Valve stress echocardiography (VSE) can be performed as exercise stress echocardiography (ESE) or dobutamine stress echocardiography (DSE) depending on the patient's clinical status, severity and type of ... [more ▼]

Valve stress echocardiography (VSE) can be performed as exercise stress echocardiography (ESE) or dobutamine stress echocardiography (DSE) depending on the patient's clinical status, severity and type of valve disease. ESE combines exercise testing with two-dimensional grey scale and Doppler echocardiography during exercise. Thus, it provides objective assessment of symptomatic status (exercise test), as well as exercise-induced changes of a series of echocardiographic parameters (different depending on the valve disease type), which yield prognostic information in individual patients and help in a better treatment planning. DSE is useful in symptomatic patients with low-gradient aortic stenosis. It clarifies its severity and helps in assessing surgical risk in patients with severe disease and systolic dysfunction. It can be also used to test valve haemodynamics in asymptomatic patients with significant mitral stenosis unable to perform an exercise test or to test the left ventricle response, namely to test viability, in patients with ischaemic secondary mitral regurgitation. VSE has taught us that history taking, clinical examination and resting echocardiography give an 'incomplete picture' of the disease in patients presenting with a severe valve disease. Therefore, its use should be encouraged in such patients. [less ▲]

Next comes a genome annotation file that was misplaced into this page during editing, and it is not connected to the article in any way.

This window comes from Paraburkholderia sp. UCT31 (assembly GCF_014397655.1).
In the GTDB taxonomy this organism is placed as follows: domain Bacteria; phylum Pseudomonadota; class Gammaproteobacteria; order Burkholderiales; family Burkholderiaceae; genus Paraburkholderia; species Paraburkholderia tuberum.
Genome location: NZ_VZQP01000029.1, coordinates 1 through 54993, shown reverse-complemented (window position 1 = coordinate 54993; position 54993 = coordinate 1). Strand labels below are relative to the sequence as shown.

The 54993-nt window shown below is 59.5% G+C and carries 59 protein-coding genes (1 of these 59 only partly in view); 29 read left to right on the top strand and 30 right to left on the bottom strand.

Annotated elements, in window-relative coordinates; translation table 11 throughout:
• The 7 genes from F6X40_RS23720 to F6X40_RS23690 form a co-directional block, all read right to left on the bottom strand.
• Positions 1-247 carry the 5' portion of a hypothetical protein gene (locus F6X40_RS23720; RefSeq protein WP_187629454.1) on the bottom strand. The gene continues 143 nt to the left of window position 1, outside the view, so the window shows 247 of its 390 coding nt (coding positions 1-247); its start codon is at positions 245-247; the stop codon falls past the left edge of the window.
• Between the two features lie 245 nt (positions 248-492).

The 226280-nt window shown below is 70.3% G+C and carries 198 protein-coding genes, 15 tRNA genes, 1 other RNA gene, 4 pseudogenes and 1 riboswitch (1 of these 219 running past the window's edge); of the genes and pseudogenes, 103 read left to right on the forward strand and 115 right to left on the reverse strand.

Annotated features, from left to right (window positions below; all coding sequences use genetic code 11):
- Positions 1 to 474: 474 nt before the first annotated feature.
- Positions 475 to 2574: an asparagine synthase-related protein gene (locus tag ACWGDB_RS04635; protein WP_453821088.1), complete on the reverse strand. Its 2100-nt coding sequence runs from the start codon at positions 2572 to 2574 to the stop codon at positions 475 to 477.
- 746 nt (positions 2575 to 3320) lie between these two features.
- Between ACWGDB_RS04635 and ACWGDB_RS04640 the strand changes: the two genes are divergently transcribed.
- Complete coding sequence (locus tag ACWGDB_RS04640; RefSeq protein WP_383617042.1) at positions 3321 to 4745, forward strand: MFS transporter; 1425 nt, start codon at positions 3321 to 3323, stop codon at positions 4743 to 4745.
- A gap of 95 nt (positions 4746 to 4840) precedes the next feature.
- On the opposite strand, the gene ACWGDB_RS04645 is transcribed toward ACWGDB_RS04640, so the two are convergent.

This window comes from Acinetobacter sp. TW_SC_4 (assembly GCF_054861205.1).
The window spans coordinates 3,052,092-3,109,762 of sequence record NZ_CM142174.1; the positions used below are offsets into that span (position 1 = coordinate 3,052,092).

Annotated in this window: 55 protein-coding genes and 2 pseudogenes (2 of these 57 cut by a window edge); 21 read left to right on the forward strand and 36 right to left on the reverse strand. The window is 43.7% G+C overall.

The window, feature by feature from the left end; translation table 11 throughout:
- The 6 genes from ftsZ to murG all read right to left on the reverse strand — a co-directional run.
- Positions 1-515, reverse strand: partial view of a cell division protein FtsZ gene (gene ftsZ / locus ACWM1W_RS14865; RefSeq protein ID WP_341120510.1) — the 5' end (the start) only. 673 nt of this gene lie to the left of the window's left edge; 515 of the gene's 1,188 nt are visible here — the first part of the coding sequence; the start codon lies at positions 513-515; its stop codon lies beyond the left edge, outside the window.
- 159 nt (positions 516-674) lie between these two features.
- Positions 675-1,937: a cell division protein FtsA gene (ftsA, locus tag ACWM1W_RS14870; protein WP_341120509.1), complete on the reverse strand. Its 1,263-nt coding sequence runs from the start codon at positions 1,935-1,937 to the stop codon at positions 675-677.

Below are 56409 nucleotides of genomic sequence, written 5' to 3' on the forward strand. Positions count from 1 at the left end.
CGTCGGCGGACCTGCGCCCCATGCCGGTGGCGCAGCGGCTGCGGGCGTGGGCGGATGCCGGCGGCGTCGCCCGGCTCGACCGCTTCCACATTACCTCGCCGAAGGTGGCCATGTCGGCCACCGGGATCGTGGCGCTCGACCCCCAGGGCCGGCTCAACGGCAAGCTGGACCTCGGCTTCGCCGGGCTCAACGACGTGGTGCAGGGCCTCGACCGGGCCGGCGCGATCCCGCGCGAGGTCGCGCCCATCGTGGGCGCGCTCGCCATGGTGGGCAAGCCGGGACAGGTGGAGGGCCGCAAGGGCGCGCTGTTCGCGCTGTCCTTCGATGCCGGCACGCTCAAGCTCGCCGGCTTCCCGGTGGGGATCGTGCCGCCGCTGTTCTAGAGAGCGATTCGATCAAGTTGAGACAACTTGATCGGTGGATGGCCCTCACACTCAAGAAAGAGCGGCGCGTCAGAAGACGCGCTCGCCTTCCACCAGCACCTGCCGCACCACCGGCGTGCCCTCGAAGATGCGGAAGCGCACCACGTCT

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See detailROLE OF IMAGING IN LEFT ATRIAL APPENDAGE OCCLUSION
LEMPEREUR, Mathieu ULiege; AMINIAN, Adel; DULGHERU, Raluca Elena ULiege et al

in International Journal of Cardiovascular Practice (2017), 2(2), 33-43

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See detailExercise Echocardiography in Aortic Stenosis: A Happy End?
Lancellotti, Patrizio ULiege; Sugimoto, T.; DULGHERU, Raluca Elena ULiege

in JACC. Cardiovascular Imaging (2017), 10(10), 1208-1209

[No abstract available]

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See detailManagement of asymptomatic severe degenerative mitral regurgitation
LANCELLOTTI, Patrizio ULiege; GO, Y; DULGHERU, Raluca Elena ULiege et al